At times I feel like a broken record, asking the same questions over and over again. But as long as our news media continues to leave essential information out of their reports — like pages missing from the middle of a book –, I’m going stay stuck in this groove.
The inspiration today is the story in the Wisconsin State Journal by Sandy Cullen on the arbitrator’s decision on the 2006-2008 MMSD contracts with the Madison Teachers Incorporated affiliated clerical, security and educational assistants bargaining units (disclosure: My spouse is a Special Education Assistant with MMSD). The question (and some of the text) is the same as this post from over a year ago on the MTI teacher contract negotiations: “Where is the QEO?”
If the story had been solely about the district employees covered by the arbitration, leaving out the QEO might have been acceptable. But teachers are part of the story Cullen wrote and once teacher contracts — and the place of health insurance in these contracts — are raised, some discussion of the Qualified Economic Offer Law is needed.
In brief, (quoting from my previous post), “The QEO requires districts that wish to avoid arbitration to offer each year a total package that is at least 3.8% larger than the previous contract. Total package means salary and benefits combined. With health care costs rising that has meant very small salary increases for Madison’s teachers…. This mix or balance has been their choice, how they have wished to “spend” their 3.8%. The state says this is their money and that health care is part of collective bargaining.”
The clerical employees, the security employees and assistants bargain on a very different court of play, one without the floor (or ceiling) provided by the QEO and one that is less orientated toward a single “total package” figure.
As John Matthews of MTI notes in Cullen’s story, ” “I expect they will now come back and try it [to obtain a change in health insurance providers/choices] again with the teacher group.” When that happens, some fool will no doubt point to this arbitrator decision or the the contracts negotiated for administrators or even Dane County employees and accuse the Board or the District or the Union of malfeasance if the changes don’t go through.
A basic understanding of the QEO exposes these comparisons as absurd. For this reason, in the interest of informed public discussion is is essential that all discussions of teacher contracts in Wisconsin include some explanation of the QEO.
A couple of other issues with Cullen’s article.
This paragraph is a bit one-sided and misleading:
“It certainly will be a benefit to both our employees and the taxpayers,” said Superintendent Art Rainwater, adding that the savings were applied to salary increases for the employees affected.
There is nothing wrong with quoting Supt. Rainwater’s view, but good journalism requires some analysis of that view or at very least an acknowledgment of alternative interpretations. On the point Rainwater makes in this paragraph, Cullen provides neither. I think the MTI negotiating team (and according to MTI employee surveys, a majority of the members of the bargaining units) would disagree that it is a benefit to the employees. After all, they fought tooth and nail against the change. The arbitrator’s decision also had some interesting things to say about the “quid pro quo” trade off of wages and insurance choices (“The Arbitrator concluded that the Employer demonstrated by clear and convincing evidence the need for a change, but it failed to establish by that standard that it offers a quid pro quo for the change“). What is clear is that the 2.5% and 2.9% wage increases are near or below the rate of inflation and that they are exactly the same as the increases proposed by the Union, without any health insurance changes. If I read the statement and the District’s position correctly, they are saying the only way we can provide cost of living increases to some of our lowest paid employees is by cutting their benefit costs. I realize that the broken school finance system creates hard choices, but this kind of balancing the books on the backs of the those at the bottom is not a very attractive idea (I can’t find a copy of the administrator agreement or salary scale, does anyone know what annual increases they receive?).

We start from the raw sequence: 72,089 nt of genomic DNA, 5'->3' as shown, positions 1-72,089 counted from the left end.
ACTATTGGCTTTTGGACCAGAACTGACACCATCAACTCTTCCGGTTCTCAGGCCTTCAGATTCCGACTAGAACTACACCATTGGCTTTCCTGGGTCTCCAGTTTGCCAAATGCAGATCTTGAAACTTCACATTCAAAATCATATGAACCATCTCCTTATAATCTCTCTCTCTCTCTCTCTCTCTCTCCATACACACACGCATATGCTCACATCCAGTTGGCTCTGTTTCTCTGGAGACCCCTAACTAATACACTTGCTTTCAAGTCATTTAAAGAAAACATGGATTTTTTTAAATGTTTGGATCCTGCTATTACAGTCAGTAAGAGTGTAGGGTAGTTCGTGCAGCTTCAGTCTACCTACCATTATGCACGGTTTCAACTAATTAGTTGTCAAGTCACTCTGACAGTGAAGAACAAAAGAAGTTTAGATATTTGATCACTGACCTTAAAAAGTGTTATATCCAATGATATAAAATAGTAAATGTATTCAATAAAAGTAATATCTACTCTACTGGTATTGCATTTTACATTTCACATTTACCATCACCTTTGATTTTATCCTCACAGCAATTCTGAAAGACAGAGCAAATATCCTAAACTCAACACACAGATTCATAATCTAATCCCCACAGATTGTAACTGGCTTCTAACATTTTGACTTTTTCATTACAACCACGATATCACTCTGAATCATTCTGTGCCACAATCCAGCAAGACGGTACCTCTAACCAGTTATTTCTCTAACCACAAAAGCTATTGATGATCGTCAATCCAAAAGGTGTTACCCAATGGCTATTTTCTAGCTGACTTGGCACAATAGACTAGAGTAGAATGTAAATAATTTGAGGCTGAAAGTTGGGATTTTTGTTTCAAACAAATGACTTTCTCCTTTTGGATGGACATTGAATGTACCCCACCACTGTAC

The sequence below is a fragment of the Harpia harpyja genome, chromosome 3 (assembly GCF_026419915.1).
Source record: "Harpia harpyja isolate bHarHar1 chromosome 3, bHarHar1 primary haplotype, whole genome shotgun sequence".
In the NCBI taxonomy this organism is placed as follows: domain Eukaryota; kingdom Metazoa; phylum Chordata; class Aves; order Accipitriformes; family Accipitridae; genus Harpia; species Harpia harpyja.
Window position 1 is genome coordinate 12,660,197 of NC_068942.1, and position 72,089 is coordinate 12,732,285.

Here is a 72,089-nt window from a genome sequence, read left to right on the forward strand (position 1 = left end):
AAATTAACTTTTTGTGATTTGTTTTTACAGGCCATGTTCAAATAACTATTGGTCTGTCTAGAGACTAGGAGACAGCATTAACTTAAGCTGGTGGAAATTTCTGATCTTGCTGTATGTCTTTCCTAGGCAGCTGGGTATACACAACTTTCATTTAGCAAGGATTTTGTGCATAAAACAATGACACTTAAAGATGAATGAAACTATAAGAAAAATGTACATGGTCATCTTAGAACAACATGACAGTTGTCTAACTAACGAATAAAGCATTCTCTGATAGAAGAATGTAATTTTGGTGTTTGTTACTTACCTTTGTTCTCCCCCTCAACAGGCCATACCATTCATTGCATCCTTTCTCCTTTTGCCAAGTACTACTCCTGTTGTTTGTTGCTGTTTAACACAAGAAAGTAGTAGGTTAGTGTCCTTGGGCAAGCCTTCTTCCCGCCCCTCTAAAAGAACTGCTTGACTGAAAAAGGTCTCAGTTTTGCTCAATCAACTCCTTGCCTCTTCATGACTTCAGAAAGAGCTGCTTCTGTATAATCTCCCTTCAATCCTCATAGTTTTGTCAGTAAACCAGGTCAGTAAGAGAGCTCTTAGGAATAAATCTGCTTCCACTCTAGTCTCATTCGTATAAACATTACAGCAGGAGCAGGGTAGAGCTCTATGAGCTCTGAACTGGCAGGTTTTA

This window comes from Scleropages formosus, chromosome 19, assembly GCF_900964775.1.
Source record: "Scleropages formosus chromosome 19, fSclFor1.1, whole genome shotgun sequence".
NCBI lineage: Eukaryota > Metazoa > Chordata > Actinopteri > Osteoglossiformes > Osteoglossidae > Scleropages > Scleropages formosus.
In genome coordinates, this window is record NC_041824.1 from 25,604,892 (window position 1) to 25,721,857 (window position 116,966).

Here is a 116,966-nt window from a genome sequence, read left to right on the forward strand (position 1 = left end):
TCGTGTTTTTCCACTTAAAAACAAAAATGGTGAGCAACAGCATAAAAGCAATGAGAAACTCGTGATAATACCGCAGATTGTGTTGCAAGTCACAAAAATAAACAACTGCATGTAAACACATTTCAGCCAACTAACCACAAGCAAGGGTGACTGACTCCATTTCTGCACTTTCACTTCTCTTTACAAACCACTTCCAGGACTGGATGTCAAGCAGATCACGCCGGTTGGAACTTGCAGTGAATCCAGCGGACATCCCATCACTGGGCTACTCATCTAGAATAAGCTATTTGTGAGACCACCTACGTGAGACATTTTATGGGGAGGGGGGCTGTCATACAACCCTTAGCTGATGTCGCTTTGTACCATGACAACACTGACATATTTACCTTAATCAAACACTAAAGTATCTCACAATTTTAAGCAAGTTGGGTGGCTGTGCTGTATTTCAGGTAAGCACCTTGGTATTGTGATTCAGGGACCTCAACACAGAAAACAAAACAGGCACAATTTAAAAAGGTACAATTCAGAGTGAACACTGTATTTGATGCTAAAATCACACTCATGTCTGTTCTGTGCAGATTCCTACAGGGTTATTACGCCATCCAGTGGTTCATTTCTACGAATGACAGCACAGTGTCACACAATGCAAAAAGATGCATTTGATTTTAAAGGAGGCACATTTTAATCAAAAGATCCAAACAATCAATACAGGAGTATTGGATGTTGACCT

The other thing that bothered me is that you have to get to the last paragraphs of Cullen’s story to learn that this contract expires in September. The parties spent untold hours and dollars reaching a settlement that will be active for all of 2 1/2 months (the insurance portion, only for a month, beginning August 1). There is no attempt to estimate these costs — including the services of hired guns contracted by the district — anywhere. The story cites a $1.6 million savings for next year. That is probably true because negotiations for the next contract will begin with the terms of this contract, but there really is no guarantee. The only guaranteed savings are for the month of August, 2008 (about $130,000, minus administrative costs involved with the changes).
This isn’t about whether the arbitrator, the district or the union were right or wrong; it isn’t about costs and benefits of WPS as an insurance provider. My primary concern here is the lack of quality reporting and how this lack makes it more difficult to have informed public discussion of issues that should be of concern to all of us.
Thomas J. Mertz